Would you help a devoted reader and write about some baby stuff (which I know you love)?? I just had my first baby on August 21st. She was 5 weeks early so we spent 11 days in special care in the hospital, but now she is home, gaining weight fast, is strong, and doing well. I know everyone tells you having a newborn is hard and you don't sleep, but dude. Nothing prepared me. Can you talk about your tips for dealing with the constant feedings and the no sleep? She won't sleep in her cosleeper next to us, she wants to be held or near us, and we're terrified of killing her in bed in our sleep. She's not even a fussy baby and still we don't sleep. It's so bad I can't imagine doing this again, and we definitely want(ed) more kids.
How did you do it? How in GOD'S NAME did you do it with older kids to care for, too? Did you just never sleep? Did you sleep in shifts? And what about the breastfeeding? How did you work it all out, especially nights? And when oh when does it get better?
OMG, I SO sympathize. There is NOTHING like Newborn Night Craziness to send a person screaming into the sea. Or backyard, whatever. Here's a post I wrote about it when I was going through it with Henry: Newborn Sleep Survival Plan. And here's the post I wrote when someone else asked me about it: Sleep Issues. The second title looks more dull but is more worth reading because I didn't write it while suffering newborn sleep deprivation myself, and because it involves ninjas.
And here are some BASIC TIPS in quick-reading format, because my guess is that you have about 15 seconds before the baby needs you:
1. I promise it will get better. I PROMISE. (Note: I am not authorized to make this promise.) This is temporary and will pass like a storm, leaving you blinking in the sunlight and thinking "What the HOLY F just happened here??" Even if your baby is one of those kids who has never! ending! sleep! issues!, the postpartum time is the only time when your body is so beat-up and exhausted and when your mind is so circuit-blown by the new baby and its existence and its birth.
2. It works out okay with other kids, too. I don't remember HOW, but here I am, so it must have worked out. I think it's that by the time you have a second baby, the little squaller you're looking at now will be so familiar to you, and also she may be TALKING, and also I'll say again the part about her being FAMILIAR to you by then. Because I think that's what makes the difference: right now you're caring for a tiny stranger, but you'll only have one tiny stranger at a time.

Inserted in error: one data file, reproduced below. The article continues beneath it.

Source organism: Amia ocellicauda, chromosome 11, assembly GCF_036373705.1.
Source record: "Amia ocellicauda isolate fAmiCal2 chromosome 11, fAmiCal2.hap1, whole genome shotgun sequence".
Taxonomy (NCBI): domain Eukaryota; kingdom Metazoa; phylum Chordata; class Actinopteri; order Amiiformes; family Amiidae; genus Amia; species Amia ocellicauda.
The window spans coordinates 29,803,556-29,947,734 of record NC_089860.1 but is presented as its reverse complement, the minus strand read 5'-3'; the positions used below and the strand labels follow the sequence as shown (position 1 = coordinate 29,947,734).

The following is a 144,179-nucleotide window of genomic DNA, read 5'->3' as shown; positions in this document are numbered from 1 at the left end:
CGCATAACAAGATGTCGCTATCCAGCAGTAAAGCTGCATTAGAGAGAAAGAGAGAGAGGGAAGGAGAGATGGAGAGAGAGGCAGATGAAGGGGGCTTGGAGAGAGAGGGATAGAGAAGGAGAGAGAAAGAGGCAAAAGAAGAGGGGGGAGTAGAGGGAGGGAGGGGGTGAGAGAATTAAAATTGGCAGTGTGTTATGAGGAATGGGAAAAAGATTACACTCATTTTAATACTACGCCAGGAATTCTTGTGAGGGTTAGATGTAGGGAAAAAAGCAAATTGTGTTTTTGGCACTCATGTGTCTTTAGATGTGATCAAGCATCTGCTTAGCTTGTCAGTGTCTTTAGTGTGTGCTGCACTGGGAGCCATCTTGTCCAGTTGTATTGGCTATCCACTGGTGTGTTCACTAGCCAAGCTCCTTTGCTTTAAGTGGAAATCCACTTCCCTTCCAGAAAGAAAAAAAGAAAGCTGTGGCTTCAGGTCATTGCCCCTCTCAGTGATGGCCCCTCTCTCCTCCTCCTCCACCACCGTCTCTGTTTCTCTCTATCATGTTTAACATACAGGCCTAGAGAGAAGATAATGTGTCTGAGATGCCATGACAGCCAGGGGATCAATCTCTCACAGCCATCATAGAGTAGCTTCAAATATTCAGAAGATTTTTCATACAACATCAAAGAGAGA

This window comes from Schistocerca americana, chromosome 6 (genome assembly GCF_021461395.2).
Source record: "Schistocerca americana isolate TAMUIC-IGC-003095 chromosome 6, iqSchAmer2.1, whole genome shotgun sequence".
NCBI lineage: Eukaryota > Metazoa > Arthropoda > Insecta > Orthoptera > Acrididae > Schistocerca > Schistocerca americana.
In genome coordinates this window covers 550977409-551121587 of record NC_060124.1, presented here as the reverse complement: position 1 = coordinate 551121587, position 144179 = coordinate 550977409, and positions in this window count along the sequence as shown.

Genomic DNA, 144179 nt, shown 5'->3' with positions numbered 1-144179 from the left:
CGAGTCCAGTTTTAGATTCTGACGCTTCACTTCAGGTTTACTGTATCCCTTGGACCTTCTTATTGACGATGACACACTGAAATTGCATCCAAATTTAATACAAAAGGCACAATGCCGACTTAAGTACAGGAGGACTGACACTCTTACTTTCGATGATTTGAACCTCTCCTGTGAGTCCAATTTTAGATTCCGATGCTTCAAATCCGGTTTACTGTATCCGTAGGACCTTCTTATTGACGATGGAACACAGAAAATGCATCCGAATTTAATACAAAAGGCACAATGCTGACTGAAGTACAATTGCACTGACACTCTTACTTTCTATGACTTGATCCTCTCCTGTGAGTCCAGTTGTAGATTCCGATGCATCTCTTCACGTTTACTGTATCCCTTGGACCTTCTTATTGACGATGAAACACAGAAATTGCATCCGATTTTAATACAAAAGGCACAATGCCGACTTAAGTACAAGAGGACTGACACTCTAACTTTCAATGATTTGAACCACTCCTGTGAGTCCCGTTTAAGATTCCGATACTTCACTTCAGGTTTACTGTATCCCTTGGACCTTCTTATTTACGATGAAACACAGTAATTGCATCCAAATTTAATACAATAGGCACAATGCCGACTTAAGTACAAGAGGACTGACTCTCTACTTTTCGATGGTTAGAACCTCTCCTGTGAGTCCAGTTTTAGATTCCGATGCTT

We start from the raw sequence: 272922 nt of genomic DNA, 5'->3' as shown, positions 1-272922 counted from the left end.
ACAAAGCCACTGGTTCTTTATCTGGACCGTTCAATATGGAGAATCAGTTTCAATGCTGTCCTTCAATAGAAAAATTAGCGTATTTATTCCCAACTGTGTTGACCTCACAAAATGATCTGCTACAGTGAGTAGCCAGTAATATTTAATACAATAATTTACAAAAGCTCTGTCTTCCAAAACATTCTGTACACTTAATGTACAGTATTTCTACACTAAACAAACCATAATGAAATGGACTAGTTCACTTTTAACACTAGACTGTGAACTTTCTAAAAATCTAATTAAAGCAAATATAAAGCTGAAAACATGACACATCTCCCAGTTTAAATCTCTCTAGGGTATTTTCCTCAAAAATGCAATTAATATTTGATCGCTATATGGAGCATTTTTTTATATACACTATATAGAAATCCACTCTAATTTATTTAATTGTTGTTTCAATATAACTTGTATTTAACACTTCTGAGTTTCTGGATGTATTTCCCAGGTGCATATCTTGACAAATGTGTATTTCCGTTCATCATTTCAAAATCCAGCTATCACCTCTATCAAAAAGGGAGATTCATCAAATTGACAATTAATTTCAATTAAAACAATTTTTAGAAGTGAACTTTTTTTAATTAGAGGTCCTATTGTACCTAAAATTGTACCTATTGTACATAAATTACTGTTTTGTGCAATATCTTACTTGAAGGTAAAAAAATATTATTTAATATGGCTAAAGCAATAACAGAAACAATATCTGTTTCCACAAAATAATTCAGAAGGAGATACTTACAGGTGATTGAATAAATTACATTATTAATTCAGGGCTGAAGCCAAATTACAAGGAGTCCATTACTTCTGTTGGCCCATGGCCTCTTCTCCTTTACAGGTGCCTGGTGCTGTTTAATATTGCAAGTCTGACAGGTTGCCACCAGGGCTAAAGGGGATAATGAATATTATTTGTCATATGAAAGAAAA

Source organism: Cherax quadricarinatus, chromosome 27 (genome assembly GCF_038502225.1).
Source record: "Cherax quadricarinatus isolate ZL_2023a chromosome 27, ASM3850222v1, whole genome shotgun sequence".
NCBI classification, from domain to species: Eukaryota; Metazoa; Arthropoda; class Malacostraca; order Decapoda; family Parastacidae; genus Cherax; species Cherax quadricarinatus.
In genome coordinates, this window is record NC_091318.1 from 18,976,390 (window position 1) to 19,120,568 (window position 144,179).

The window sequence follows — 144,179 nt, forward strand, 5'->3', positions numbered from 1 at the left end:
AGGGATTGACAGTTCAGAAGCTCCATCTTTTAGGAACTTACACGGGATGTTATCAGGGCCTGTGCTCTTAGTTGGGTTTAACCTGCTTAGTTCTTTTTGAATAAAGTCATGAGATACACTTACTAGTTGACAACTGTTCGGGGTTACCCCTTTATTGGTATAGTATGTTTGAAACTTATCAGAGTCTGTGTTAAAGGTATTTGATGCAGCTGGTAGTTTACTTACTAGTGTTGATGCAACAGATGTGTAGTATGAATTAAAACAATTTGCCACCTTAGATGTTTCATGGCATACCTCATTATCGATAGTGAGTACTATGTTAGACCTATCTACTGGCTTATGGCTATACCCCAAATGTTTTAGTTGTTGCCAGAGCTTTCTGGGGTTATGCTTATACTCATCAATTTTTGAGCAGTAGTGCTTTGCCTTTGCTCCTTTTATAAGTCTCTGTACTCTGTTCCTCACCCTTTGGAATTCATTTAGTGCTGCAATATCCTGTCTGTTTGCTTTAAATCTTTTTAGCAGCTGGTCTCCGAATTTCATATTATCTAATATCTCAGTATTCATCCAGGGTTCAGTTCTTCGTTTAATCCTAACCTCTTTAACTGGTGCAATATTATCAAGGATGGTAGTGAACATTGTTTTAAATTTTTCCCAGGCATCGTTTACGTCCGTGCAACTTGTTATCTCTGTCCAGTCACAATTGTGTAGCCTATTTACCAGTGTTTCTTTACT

3. For sleep, my philosophy is Do Whatever Is Necessary. In my own experience, I didn't find that any of the first-couple-months stuff created lasting issues. At the TIME I'd be thinking "Oh no, he can't sleep in his car seat---then he'll ALWAYS want to sleep in his car seat!" but that did not come to pass. Generally in the "nursing every 2 hours" stage I sleep in a recliner with the baby on me (I fall asleep nursing, so that's the pose) and a nightlight nearby so I can see well enough to nurse if the baby wakes. Or I put the baby in a bouncy seat or in a swing or in the carseat or ANYWHERE THE BABY WILL SLEEP. But of course this philosophy works only if there ARE places the baby will sleep, or if a "whatever is necessary" EXISTS to do. Otherwise---well, see #1.
4. One of my sleep mottos is "Every little bit helps." This helps me with the INTENSE FRUSTRATION of jussssst getting sleepy and then the baby wakes up. I think firmly to myself: "That five minutes was still worth it." Or if I'm thinking, "I shouldn't go back to bed---the baby will wake up in half an hour," I do it anyway: every little bit of sleep helps. I also doze while nursing.
5. It helped me a lot to play The Sims during my pregnancy, because then after the baby was born I was used to the idea that a character could live in a 24-hour world, not paying much attention to The Right Time To Do Things. So I'd sleep a couple of hours, then be up a couple of hours, then sleep an hour, then be up a bunch of hours, then eat at 11:00 at night. SURVIVAL. Survival is the only goal. Schedule comes later.
6. There is no One Right Way to handle the Newborn Night Craziness. Different things work for different people at different times. You can pick and choose from whatever sleep tips anyone gives you, but don't be discouraged if what they think is SO OBVIOUSLY THE ONLY RIGHT WAY doesn't work for you at all.
7. I PROMISE. (This is not a guarantee.)